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1743 Days program asks freshmen: “Who will you be?”

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Lauren Villa /THE REVIEW
One new feature stands out among the activities offered during the 1743 Welcome Days — “We Are Blue Hens.”

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EDITOR IN CHIEF


From silent disco to study abroad panels, the class of 2020 had a wealth of programming options during move-in weekend — far more than what had been offered in previous years. One new feature, however, stands out among the activities offered during the 1743 Welcome Days — “We Are Blue Hens.”

Unlike the majority of the programs, “We Are Blue Hens” serves not only to build camaraderie and provide freshman students with alcohol and drug-free events to attend, but to educate them about how to be conscious members of the Blue Hen community. The program, which is presented as a skit by former New Student Orientation (NSO) leaders and student volunteers from Student Wellness and Health Promotion, covers topics ranging from stress to hate speech and cultural appropriation.

“What does it mean to be a Blue Hen?” student performers asked. “What does it mean to join this community of scholars, researchers, musicians, student athletes, writers, creators, leaders and learners?”

This year, approximately 2500 students, or 62 percent of the freshman class, attended one of the skit’s three sessions, said NSO Director Heather Maginnis.

“The 1743 Welcome Days is kind of an extended orientation for the university,” Maginnis said. “But we felt that something was missing from the program — an opportunity to think about some of the things [freshmen] might be faced with in college related to choices around alcohol, classes, making friends, getting involved and just what it means to be a Blue Hen overall.”

This is the third year of “We Are Blue Hens” performances, and marks the highest attendance numbers since the skit began. An outside facilitator, Carrie Zimmerman, wrote the majority of the script, but it was created with student input, Maginnis said. NSO ensures the language and topics of the skit remain relevant for students by updating it each year.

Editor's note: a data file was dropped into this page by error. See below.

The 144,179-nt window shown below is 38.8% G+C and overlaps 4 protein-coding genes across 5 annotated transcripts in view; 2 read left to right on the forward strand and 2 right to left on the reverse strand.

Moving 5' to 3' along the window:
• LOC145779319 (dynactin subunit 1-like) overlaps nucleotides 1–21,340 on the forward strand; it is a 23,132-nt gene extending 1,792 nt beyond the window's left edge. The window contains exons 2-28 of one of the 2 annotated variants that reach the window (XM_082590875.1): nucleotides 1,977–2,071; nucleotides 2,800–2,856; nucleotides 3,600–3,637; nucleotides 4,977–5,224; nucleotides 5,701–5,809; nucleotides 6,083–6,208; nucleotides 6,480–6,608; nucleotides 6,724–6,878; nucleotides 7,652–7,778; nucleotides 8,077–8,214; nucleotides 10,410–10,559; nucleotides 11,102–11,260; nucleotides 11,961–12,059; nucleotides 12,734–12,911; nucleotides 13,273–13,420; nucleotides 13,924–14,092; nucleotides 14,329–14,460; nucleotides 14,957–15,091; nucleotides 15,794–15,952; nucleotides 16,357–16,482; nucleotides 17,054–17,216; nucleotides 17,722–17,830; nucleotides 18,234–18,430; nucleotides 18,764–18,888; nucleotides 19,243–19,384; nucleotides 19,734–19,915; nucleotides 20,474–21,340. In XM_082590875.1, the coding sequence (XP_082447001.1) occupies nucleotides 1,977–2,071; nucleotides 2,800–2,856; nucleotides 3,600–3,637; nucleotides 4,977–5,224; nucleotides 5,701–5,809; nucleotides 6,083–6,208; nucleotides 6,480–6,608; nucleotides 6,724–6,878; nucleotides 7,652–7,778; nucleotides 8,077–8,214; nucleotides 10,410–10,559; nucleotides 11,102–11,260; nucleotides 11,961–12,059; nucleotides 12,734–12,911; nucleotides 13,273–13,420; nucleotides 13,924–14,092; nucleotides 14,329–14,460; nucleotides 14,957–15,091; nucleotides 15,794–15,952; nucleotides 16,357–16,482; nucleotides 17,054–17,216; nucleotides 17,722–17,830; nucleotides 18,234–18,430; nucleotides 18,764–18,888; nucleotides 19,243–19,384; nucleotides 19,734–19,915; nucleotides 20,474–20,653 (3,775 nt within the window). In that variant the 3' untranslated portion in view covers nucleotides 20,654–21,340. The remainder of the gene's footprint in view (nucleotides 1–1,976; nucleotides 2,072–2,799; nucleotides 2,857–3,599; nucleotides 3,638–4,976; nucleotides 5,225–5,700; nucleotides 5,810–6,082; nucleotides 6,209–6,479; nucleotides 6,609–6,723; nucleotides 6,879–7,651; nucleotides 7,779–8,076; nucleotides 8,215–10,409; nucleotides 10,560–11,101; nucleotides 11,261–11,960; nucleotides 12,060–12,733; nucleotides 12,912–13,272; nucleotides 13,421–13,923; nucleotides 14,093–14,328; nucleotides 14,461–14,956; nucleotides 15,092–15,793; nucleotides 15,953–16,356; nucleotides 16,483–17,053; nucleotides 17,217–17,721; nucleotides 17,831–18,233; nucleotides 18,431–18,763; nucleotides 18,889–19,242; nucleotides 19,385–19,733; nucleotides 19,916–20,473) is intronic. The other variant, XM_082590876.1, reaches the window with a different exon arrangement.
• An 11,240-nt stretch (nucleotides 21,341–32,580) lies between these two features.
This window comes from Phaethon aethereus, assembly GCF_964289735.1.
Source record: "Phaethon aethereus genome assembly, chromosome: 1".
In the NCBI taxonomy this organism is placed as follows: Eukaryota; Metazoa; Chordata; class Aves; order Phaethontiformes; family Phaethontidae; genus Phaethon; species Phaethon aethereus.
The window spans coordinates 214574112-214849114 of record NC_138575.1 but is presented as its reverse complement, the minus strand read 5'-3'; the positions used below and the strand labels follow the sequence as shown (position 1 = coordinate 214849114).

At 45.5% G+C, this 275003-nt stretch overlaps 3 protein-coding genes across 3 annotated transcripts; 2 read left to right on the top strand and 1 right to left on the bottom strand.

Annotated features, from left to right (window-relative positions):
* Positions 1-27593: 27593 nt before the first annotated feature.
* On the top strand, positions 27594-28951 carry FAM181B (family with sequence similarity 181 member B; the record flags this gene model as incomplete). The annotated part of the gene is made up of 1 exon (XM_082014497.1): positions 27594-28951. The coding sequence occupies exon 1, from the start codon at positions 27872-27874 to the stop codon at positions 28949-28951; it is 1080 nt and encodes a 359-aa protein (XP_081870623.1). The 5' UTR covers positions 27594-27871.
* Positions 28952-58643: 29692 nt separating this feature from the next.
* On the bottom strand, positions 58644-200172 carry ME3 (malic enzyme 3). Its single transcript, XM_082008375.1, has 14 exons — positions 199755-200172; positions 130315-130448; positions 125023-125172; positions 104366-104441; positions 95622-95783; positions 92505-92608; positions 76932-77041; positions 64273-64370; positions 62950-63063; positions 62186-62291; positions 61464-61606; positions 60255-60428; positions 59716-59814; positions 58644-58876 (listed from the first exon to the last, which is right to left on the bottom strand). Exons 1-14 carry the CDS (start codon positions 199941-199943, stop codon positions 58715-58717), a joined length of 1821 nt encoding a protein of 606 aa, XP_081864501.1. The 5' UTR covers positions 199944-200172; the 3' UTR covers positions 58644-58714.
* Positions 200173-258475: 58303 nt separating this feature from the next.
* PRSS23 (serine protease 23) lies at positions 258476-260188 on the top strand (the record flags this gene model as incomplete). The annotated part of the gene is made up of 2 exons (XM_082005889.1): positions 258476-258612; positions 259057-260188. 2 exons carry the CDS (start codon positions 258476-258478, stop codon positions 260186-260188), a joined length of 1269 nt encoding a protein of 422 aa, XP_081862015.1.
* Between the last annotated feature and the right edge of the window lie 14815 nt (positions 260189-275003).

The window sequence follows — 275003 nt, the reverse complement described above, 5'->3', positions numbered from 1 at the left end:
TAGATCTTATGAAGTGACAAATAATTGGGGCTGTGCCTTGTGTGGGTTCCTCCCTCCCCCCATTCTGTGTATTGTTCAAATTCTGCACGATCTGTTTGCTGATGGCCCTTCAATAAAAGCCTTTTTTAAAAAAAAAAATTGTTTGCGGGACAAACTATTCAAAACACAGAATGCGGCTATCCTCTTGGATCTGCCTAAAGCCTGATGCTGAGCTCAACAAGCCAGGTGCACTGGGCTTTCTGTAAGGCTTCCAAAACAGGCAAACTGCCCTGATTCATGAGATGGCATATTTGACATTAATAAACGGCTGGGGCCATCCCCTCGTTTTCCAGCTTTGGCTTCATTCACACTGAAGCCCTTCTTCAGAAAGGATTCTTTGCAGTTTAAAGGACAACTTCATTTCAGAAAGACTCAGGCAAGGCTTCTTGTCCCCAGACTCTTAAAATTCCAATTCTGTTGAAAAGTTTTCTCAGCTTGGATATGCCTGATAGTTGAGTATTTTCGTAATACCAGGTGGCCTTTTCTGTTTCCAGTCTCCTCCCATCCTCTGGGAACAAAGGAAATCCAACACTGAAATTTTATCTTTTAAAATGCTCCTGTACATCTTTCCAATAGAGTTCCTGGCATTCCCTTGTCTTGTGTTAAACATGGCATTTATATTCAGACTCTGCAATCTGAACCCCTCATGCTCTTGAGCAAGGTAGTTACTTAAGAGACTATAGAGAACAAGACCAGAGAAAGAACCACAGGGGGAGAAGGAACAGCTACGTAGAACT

The end of the script discusses things happening at college campuses across the country — this year’s script mentioned the racist chants of fraternity members at University of Oklahoma and transphobic vandalism in gender neutral bathrooms at a university in Texas — and this is one of the elements that continuously receives updates from year to year.

While most students from her building attended, many didn’t take the skit seriously initially, said freshman Marissa Nardella. However, there was a point when the presenters opened up to the audience and it wasn’t clear if they were speaking from their own experiences or still going off a script.

The audience members started to pay attention after that moment, where, even if they weren’t necessarily speaking about their own experiences, presenters were “baring their souls,” Nardella said.

“I also didn’t realize the diversity of experiences at UD — just looking at people, you can’t tell,” she said. “I think it definitely opened other people’s eyes to what people are struggling with. It made them a little more observant, and a little more curious.”

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